TSMC announced it taped out a customer chip in a N7+ node that can use EUV on up to four layers. Its N5 that will use EUV on up to 14 layers will be ready for risk production April. EUV aims to lower costs by reducing the number of masks required for leading-edge designs.
The N7+ node sports a tighter metal pitch and includes a single-fin library that can help lower dynamic power. It will be available in a version for automotive designs by April. N7+ offers "nearly the same analog performance as N7," said Cliff Hou, vice president of technology development at TSMC.
Transistor density at N7 is 16.8x greater than at the foundry's 40nm node, TSMC said.
TSMC said N5 will deliver 14.7 to 17.7% speed gains and 1.8-1.86 area shrinks based on tests with Arm A72 cores. The N7+ node can deliver 6-12% less power and 20% better density.
Chip designs for the N5 node can start today, although most EDA tools won't hit a 0.9-version readiness until November. Many of TSMC's foundation IP blocks are ready for N5, but some including PCIe Gen 4, USB 3.1 may not be ready until June.
Meanwhile, rival Samsung is ramping a 7nm node using EUV. Intel is not expected to use EUV anytime soon, while Globalfoundries announced in August it has halted work on 7nm and EUV.
TSMC also outlined the two flavors of a planar 22nm processes. It aims to compete with fully depleted silicon-on-insular processes from Globalfoundries and Samsung. GF announced late last month it has more than 50 design wins for its 22nm version of FD-SOI.
Engineers can start designs before the end of the year on TSMC's 22ULP and ULL processes that generally use 28nm design rules and support 0.8-0.9V. Some IP will not be available for the 22nm nodes until June, including PCIe Gen 4, DDR4, LPDDR4, HDMI 2.1 and USB 3.1 blocks.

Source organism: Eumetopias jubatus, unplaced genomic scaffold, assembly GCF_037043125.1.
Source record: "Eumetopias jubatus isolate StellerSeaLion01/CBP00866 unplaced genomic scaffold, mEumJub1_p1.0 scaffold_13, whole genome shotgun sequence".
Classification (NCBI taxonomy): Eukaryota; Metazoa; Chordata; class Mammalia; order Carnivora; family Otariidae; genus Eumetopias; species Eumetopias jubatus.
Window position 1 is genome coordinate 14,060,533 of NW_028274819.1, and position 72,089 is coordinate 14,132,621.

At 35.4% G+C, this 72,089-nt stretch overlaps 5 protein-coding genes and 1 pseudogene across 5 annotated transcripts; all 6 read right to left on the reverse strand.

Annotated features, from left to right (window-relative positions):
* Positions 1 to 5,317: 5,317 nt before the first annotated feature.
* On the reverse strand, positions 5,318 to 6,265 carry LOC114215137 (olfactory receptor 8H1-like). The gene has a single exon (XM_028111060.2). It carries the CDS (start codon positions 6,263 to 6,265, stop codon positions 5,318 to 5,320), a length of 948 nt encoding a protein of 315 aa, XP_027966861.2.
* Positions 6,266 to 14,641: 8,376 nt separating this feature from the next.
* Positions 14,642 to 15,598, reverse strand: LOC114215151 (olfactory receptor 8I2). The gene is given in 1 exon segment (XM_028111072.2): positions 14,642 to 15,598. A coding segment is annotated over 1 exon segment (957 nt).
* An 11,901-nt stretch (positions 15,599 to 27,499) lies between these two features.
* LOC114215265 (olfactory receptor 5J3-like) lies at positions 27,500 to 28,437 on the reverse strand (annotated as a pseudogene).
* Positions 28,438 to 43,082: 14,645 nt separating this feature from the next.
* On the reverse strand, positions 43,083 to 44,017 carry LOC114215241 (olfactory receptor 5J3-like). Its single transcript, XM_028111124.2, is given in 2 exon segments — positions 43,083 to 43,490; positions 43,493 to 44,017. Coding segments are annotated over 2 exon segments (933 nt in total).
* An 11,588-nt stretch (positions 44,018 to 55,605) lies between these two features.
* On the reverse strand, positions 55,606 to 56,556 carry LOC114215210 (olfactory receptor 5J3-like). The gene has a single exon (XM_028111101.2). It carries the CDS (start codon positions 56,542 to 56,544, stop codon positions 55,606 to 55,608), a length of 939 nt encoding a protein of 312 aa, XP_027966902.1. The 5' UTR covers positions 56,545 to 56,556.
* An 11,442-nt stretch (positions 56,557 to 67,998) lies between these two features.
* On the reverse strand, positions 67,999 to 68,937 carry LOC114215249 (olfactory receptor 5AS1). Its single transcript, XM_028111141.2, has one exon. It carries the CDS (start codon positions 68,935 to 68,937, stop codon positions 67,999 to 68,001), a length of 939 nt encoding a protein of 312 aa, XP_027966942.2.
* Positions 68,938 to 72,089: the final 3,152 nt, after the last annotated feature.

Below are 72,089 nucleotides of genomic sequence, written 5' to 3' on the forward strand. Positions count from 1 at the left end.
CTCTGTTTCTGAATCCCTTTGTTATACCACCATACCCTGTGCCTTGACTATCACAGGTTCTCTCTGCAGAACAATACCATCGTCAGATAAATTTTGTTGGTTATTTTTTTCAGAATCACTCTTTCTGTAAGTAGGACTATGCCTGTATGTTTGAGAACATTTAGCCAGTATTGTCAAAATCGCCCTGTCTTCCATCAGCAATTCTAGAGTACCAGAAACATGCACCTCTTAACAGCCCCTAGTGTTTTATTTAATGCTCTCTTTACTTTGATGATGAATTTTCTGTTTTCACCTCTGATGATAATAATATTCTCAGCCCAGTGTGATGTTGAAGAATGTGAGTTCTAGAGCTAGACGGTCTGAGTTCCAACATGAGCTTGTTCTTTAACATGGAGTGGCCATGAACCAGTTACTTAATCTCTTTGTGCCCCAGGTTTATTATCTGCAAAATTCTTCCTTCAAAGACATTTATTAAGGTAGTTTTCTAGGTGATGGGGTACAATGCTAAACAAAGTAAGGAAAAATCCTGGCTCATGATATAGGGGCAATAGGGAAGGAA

The ULP version offers up to 10% speed gains or 20% less power and a 10% shrink over its 28 HPC+. The ULL version aims at lowest power for designs such as Bluetooth chips. By April a version will be ready supporting voltages from 1.05-0.54V with more optimization for analog circuits.
In packaging, TSMC uses four wafer-level fan-out options.
InFO-on-Substrate is a chip-first process using two-micron interconnects between SoCs and 40nm SoC I/O pitches. It has been qualified on 65mm2 chips now in production. The foundry aims to expand it to components at 1.5x reticle size.
InFO-Memory-on-Substrate will be qualified for production by the end of the year. It can link logic and typically HBM memory on a full reticle 830mm2 device.
The 2.5D process TSMC calls CoWoS will shrink from using a 180-150-micron C4 bump pitches now to 130-micron pitches by the end of the year. It will expand from 1.5x reticle to 2x reticle by April to support a class of designs such as large GPUs and some networking ASICs.
System on Integrated Chips (SoIC) will have EDA support and foundry qualification for starting designs before May. The approach puts one or two chips on top of another using through silicon vias connecting bumps with a pitch of less than 10 microns.
Bring chip design to the cloud
Separately, TSMC announced it has worked with Amazon Web Services, Cadence, Microsoft Azure and Synopsys to enable back-end chip design based in the cloud. The so-called Virtual Design Environment initially will use "store fronts" created by Cadence and Synopsys to support digital RTL-to-GDSII and custom schematic-capture-to-GDSII flows.
TSMC expects other EDA vendors will eventually join the effort that also will come to include front-end design flows. To test out the capabilities, TSMC is designing its N5 SRAM using the service. In addition, Synopsys used it to tape out a PCIe Gen 5 PHY block in TSMC's 7nm node, and startup SiFive used it to design a 28nm RISC-V core.
Initially, customers need to engage one of the partners to create a custom site for them based on user requirements and license agreements. Partners declined to comment on liability for any IP theft, likely an element of those business agreements.